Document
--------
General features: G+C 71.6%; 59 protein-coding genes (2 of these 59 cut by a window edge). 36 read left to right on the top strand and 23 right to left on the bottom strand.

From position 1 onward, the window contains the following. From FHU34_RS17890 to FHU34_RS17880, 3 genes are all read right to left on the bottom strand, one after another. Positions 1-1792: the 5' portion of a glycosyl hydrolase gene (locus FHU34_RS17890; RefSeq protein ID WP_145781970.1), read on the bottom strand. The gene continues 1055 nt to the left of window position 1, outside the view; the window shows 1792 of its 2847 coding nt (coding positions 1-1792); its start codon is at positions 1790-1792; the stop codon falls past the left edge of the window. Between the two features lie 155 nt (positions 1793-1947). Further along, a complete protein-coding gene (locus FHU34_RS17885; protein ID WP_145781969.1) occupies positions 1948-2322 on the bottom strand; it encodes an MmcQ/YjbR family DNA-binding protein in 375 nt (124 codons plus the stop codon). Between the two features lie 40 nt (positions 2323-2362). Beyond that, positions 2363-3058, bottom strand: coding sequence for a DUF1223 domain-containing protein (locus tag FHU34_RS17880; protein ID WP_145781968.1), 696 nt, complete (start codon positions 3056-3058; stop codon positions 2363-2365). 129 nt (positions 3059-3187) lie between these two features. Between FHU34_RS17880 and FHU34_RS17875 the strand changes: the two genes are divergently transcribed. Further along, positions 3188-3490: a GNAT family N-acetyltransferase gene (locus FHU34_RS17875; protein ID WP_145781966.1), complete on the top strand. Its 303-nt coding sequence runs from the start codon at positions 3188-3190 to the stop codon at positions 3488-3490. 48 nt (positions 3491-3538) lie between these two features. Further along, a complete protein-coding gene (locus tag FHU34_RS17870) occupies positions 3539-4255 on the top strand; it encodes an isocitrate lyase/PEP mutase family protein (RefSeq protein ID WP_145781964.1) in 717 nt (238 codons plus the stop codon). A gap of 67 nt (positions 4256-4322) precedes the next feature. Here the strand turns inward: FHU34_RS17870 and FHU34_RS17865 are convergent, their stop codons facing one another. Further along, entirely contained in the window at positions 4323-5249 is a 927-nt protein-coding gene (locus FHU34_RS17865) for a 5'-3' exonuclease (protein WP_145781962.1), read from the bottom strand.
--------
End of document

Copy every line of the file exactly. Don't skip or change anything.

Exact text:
General features: G+C 71.6%; 59 protein-coding genes (2 of these 59 cut by a window edge). 36 read left to right on the top strand and 23 right to left on the bottom strand.

From position 1 onward, the window contains the following. From FHU34_RS17890 to FHU34_RS17880, 3 genes are all read right to left on the bottom strand, one after another. Positions 1-1792: the 5' portion of a glycosyl hydrolase gene (locus FHU34_RS17890; RefSeq protein ID WP_145781970.1), read on the bottom strand. The gene continues 1055 nt to the left of window position 1, outside the view; the window shows 1792 of its 2847 coding nt (coding positions 1-1792); its start codon is at positions 1790-1792; the stop codon falls past the left edge of the window. Between the two features lie 155 nt (positions 1793-1947). Further along, a complete protein-coding gene (locus FHU34_RS17885; protein ID WP_145781969.1) occupies positions 1948-2322 on the bottom strand; it encodes an MmcQ/YjbR family DNA-binding protein in 375 nt (124 codons plus the stop codon). Between the two features lie 40 nt (positions 2323-2362). Beyond that, positions 2363-3058, bottom strand: coding sequence for a DUF1223 domain-containing protein (locus tag FHU34_RS17880; protein ID WP_145781968.1), 696 nt, complete (start codon positions 3056-3058; stop codon positions 2363-2365). 129 nt (positions 3059-3187) lie between these two features. Between FHU34_RS17880 and FHU34_RS17875 the strand changes: the two genes are divergently transcribed. Further along, positions 3188-3490: a GNAT family N-acetyltransferase gene (locus FHU34_RS17875; protein ID WP_145781966.1), complete on the top strand. Its 303-nt coding sequence runs from the start codon at positions 3188-3190 to the stop codon at positions 3488-3490. 48 nt (positions 3491-3538) lie between these two features. Further along, a complete protein-coding gene (locus tag FHU34_RS17870) occupies positions 3539-4255 on the top strand; it encodes an isocitrate lyase/PEP mutase family protein (RefSeq protein ID WP_145781964.1) in 717 nt (238 codons plus the stop codon). A gap of 67 nt (positions 4256-4322) precedes the next feature. Here the strand turns inward: FHU34_RS17870 and FHU34_RS17865 are convergent, their stop codons facing one another. Further along, entirely contained in the window at positions 4323-5249 is a 927-nt protein-coding gene (locus FHU34_RS17865) for a 5'-3' exonuclease (protein WP_145781962.1), read from the bottom strand.